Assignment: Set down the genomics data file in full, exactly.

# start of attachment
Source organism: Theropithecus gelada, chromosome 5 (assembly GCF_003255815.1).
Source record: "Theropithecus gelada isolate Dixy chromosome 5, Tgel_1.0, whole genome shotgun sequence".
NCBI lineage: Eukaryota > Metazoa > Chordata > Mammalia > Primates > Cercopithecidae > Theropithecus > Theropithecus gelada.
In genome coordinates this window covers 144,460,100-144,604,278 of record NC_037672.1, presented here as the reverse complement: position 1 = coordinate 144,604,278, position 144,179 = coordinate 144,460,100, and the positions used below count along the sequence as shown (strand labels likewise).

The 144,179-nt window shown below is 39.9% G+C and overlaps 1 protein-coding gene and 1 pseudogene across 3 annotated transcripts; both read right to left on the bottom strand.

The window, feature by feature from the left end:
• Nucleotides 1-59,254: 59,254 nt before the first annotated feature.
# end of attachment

Source organism: Theropithecus gelada, chromosome 5 (assembly GCF_003255815.1).
Source record: "Theropithecus gelada isolate Dixy chromosome 5, Tgel_1.0, whole genome shotgun sequence".
NCBI lineage: Eukaryota > Metazoa > Chordata > Mammalia > Primates > Cercopithecidae > Theropithecus > Theropithecus gelada.
In genome coordinates this window covers 144,460,100-144,604,278 of record NC_037672.1, presented here as the reverse complement: position 1 = coordinate 144,604,278, position 144,179 = coordinate 144,460,100, and the positions used below count along the sequence as shown (strand labels likewise).

The 144,179-nt window shown below is 39.9% G+C and overlaps 1 protein-coding gene and 1 pseudogene across 3 annotated transcripts; both read right to left on the bottom strand.

The window, feature by feature from the left end:
• Nucleotides 1-59,254: 59,254 nt before the first annotated feature.